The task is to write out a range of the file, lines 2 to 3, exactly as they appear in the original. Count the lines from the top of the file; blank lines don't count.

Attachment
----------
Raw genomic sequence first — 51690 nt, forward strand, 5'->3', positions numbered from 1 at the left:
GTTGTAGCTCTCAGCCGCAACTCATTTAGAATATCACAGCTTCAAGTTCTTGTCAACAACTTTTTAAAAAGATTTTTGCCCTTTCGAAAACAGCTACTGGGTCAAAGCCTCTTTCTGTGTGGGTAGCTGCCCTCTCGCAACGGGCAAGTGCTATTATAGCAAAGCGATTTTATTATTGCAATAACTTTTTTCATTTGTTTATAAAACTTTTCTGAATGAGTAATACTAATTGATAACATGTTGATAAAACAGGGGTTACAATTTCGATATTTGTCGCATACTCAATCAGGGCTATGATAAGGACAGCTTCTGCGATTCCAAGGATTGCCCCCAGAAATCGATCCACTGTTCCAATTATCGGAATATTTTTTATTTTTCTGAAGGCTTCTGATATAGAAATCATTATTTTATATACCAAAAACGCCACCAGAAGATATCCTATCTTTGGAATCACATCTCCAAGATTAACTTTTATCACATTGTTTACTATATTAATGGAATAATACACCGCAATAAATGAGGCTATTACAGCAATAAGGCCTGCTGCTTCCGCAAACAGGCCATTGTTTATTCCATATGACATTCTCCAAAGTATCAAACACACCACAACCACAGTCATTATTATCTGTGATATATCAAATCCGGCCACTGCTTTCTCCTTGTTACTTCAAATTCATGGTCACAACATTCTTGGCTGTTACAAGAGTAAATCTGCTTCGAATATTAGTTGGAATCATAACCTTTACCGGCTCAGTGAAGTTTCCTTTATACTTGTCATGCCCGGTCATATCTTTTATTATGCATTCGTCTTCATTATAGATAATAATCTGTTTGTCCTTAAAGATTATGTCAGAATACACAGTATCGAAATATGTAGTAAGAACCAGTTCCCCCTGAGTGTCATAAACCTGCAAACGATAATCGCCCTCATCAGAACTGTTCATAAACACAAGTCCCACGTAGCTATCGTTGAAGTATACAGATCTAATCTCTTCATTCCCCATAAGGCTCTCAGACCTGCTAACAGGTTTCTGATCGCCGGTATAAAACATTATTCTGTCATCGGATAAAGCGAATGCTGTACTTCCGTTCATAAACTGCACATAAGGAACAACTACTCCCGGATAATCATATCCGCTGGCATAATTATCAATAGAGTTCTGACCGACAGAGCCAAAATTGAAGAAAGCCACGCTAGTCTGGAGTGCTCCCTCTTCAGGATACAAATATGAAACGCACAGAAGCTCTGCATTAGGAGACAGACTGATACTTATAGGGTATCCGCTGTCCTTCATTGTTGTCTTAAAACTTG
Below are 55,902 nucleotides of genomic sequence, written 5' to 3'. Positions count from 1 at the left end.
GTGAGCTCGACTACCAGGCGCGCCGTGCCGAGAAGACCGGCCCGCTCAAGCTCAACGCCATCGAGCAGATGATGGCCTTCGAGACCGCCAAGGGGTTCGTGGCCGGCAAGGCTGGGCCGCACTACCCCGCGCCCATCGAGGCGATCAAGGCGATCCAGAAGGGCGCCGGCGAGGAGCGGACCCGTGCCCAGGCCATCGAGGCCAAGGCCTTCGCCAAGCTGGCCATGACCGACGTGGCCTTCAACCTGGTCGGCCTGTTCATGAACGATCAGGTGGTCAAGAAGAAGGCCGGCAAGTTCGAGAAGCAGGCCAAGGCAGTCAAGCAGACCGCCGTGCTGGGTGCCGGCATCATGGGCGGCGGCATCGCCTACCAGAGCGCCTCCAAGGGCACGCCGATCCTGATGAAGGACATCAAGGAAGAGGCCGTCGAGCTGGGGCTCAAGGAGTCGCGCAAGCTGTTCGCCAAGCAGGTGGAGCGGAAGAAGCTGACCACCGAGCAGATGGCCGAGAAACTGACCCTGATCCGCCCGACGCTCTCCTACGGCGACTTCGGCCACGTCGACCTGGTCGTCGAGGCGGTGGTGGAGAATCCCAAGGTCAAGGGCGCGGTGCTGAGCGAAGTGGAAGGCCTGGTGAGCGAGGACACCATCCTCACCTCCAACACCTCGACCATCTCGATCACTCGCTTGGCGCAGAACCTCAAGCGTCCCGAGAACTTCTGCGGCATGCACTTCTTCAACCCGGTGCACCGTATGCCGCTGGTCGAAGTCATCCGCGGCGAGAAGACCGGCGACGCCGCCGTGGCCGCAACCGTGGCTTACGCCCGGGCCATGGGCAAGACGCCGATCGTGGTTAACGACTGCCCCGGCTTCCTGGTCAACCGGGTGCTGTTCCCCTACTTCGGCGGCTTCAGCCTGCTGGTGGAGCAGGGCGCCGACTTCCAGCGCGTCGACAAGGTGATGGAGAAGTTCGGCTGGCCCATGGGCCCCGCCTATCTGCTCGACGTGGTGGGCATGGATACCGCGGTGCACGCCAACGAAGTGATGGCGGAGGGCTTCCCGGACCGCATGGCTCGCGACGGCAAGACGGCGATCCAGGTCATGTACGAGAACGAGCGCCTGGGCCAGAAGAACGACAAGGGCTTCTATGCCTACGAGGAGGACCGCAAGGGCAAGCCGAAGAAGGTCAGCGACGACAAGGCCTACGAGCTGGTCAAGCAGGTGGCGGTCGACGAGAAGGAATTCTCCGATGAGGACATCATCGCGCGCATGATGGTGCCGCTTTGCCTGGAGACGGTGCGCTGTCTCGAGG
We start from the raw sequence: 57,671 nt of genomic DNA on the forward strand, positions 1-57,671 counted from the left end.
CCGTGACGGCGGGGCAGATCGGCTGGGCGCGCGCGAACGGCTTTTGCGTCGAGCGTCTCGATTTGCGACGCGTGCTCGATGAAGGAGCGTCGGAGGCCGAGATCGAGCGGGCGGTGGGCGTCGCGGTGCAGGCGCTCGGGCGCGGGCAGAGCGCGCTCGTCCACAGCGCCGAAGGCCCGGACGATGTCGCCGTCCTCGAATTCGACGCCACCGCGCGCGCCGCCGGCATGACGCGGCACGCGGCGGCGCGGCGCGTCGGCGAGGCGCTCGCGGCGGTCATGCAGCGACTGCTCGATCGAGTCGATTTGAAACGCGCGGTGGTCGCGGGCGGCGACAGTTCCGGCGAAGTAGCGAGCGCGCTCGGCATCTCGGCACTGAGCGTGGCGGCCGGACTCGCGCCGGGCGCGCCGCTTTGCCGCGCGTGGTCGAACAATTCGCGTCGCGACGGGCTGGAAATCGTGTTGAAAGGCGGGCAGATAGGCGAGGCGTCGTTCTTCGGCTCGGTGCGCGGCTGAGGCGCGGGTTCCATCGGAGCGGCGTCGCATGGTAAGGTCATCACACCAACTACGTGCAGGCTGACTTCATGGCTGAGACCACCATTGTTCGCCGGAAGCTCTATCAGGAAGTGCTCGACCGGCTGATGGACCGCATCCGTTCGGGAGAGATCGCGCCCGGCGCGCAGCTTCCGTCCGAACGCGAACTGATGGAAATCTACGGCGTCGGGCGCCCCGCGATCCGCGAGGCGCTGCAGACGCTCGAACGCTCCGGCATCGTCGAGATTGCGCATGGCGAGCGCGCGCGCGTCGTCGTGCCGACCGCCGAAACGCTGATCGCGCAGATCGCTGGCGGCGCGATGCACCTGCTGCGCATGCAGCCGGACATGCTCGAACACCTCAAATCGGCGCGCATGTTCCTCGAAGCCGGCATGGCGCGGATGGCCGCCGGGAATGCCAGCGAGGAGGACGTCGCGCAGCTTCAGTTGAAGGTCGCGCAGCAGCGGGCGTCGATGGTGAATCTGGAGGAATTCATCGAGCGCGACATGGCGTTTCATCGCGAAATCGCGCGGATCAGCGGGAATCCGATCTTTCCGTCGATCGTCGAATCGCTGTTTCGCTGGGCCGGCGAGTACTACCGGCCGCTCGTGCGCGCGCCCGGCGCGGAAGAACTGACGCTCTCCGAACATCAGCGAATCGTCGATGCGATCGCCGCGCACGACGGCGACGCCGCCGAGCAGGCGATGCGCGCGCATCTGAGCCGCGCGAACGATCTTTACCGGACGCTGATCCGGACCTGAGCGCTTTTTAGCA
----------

GTTGTAGCTCTCAGCCGCAACTCATTTAGAATATCACAGCTTCAAGTTCTTGTCAACAACTTTTTAAAAAGATTTTTGCCCTTTCGAAAACAGCTACTGGGTCAAAGCCTCTTTCTGTGTGGGTAGCTGCCCTCTCGCAACGGGCAAGTGCTATTATAGCAAAGCGATTTTATTATTGCAATAACTTTTTTCATTTGTTTATAAAACTTTTCTGAATGAGTAATACTAATTGATAACATGTTGATAAAACAGGGGTTACAATTTCGATATTTGTCGCATACTCAATCAGGGCTATGATAAGGACAGCTTCTGCGATTCCAAGGATTGCCCCCAGAAATCGATCCACTGTTCCAATTATCGGAATATTTTTTATTTTTCTGAAGGCTTCTGATATAGAAATCATTATTTTATATACCAAAAACGCCACCAGAAGATATCCTATCTTTGGAATCACATCTCCAAGATTAACTTTTATCACATTGTTTACTATATTAATGGAATAATACACCGCAATAAATGAGGCTATTACAGCAATAAGGCCTGCTGCTTCCGCAAACAGGCCATTGTTTATTCCATATGACATTCTCCAAAGTATCAAACACACCACAACCACAGTCATTATTATCTGTGATATATCAAATCCGGCCACTGCTTTCTCCTTGTTACTTCAAATTCATGGTCACAACATTCTTGGCTGTTACAAGAGTAAATCTGCTTCGAATATTAGTTGGAATCATAACCTTTACCGGCTCAGTGAAGTTTCCTTTATACTTGTCATGCCCGGTCATATCTTTTATTATGCATTCGTCTTCATTATAGATAATAATCTGTTTGTCCTTAAAGATTATGTCAGAATACACAGTATCGAAATATGTAGTAAGAACCAGTTCCCCCTGAGTGTCATAAACCTGCAAACGATAATCGCCCTCATCAGAACTGTTCATAAACACAAGTCCCACGTAGCTATCGTTGAAGTATACAGATCTAATCTCTTCATTCCCCATAAGGCTCTCAGACCTGCTAACAGGTTTCTGATCGCCGGTATAAAACATTATTCTGTCATCGGATAAAGCGAATGCTGTACTTCCGTTCATAAACTGCACATAAGGAACAACTACTCCCGGATAATCATATCCGCTGGCATAATTATCAATAGAGTTCTGACCGACAGAGCCAAAATTGAAGAAAGCCACGCTAGTCTGGAGTGCTCCCTCTTCAGGATACAAATATGAAACGCACAGAAGCTCTGCATTAGGAGACAGACTGATACTTATAGGGTATCCGCTGTCCTTCATTGTTGTCTTAAAACTTG
Below are 55,902 nucleotides of genomic sequence, written 5' to 3'. Positions count from 1 at the left end.